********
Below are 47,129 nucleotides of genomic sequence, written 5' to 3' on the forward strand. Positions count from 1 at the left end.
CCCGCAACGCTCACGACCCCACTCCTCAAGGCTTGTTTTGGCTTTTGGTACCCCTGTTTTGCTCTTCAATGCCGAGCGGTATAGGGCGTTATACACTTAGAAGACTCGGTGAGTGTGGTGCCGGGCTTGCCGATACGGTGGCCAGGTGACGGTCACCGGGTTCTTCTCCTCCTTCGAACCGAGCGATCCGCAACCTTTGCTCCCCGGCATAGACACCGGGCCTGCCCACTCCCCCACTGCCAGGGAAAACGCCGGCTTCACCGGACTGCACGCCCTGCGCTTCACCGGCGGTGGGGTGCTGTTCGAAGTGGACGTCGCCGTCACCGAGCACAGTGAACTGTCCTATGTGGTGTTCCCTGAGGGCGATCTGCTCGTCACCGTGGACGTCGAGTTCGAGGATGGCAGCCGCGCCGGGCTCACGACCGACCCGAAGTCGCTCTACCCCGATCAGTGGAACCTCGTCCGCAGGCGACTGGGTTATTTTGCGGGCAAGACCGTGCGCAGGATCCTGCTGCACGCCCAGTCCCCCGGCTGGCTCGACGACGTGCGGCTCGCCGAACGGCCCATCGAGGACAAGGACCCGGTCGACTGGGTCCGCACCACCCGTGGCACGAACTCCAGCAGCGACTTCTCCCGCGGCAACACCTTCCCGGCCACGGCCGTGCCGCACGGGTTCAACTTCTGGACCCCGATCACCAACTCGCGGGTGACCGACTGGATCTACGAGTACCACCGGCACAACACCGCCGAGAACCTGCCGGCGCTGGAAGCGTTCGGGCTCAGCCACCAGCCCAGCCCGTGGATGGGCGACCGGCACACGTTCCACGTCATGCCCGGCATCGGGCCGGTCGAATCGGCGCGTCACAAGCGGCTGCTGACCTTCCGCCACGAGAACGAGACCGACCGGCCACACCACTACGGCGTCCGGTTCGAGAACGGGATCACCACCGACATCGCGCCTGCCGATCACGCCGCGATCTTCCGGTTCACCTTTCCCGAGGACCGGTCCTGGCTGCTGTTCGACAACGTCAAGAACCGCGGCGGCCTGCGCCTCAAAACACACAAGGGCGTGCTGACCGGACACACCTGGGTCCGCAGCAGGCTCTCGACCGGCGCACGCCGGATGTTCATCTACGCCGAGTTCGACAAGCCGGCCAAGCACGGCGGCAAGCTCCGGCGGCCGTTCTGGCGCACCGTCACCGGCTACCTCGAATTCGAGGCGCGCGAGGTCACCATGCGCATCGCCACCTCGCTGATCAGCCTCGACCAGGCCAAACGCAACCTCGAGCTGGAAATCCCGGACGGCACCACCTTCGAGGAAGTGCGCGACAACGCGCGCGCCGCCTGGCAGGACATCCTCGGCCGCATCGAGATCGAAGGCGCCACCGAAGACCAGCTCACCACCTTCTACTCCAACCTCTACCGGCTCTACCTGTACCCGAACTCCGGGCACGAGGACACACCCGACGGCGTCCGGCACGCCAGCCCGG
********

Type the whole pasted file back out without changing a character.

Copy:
Below are 47,129 nucleotides of genomic sequence, written 5' to 3' on the forward strand. Positions count from 1 at the left end.
CCCGCAACGCTCACGACCCCACTCCTCAAGGCTTGTTTTGGCTTTTGGTACCCCTGTTTTGCTCTTCAATGCCGAGCGGTATAGGGCGTTATACACTTAGAAGACTCGGTGAGTGTGGTGCCGGGCTTGCCGATACGGTGGCCAGGTGACGGTCACCGGGTTCTTCTCCTCCTTCGAACCGAGCGATCCGCAACCTTTGCTCCCCGGCATAGACACCGGGCCTGCCCACTCCCCCACTGCCAGGGAAAACGCCGGCTTCACCGGACTGCACGCCCTGCGCTTCACCGGCGGTGGGGTGCTGTTCGAAGTGGACGTCGCCGTCACCGAGCACAGTGAACTGTCCTATGTGGTGTTCCCTGAGGGCGATCTGCTCGTCACCGTGGACGTCGAGTTCGAGGATGGCAGCCGCGCCGGGCTCACGACCGACCCGAAGTCGCTCTACCCCGATCAGTGGAACCTCGTCCGCAGGCGACTGGGTTATTTTGCGGGCAAGACCGTGCGCAGGATCCTGCTGCACGCCCAGTCCCCCGGCTGGCTCGACGACGTGCGGCTCGCCGAACGGCCCATCGAGGACAAGGACCCGGTCGACTGGGTCCGCACCACCCGTGGCACGAACTCCAGCAGCGACTTCTCCCGCGGCAACACCTTCCCGGCCACGGCCGTGCCGCACGGGTTCAACTTCTGGACCCCGATCACCAACTCGCGGGTGACCGACTGGATCTACGAGTACCACCGGCACAACACCGCCGAGAACCTGCCGGCGCTGGAAGCGTTCGGGCTCAGCCACCAGCCCAGCCCGTGGATGGGCGACCGGCACACGTTCCACGTCATGCCCGGCATCGGGCCGGTCGAATCGGCGCGTCACAAGCGGCTGCTGACCTTCCGCCACGAGAACGAGACCGACCGGCCACACCACTACGGCGTCCGGTTCGAGAACGGGATCACCACCGACATCGCGCCTGCCGATCACGCCGCGATCTTCCGGTTCACCTTTCCCGAGGACCGGTCCTGGCTGCTGTTCGACAACGTCAAGAACCGCGGCGGCCTGCGCCTCAAAACACACAAGGGCGTGCTGACCGGACACACCTGGGTCCGCAGCAGGCTCTCGACCGGCGCACGCCGGATGTTCATCTACGCCGAGTTCGACAAGCCGGCCAAGCACGGCGGCAAGCTCCGGCGGCCGTTCTGGCGCACCGTCACCGGCTACCTCGAATTCGAGGCGCGCGAGGTCACCATGCGCATCGCCACCTCGCTGATCAGCCTCGACCAGGCCAAACGCAACCTCGAGCTGGAAATCCCGGACGGCACCACCTTCGAGGAAGTGCGCGACAACGCGCGCGCCGCCTGGCAGGACATCCTCGGCCGCATCGAGATCGAAGGCGCCACCGAAGACCAGCTCACCACCTTCTACTCCAACCTCTACCGGCTCTACCTGTACCCGAACTCCGGGCACGAGGACACACCCGACGGCGTCCGGCACGCCAGCCCGG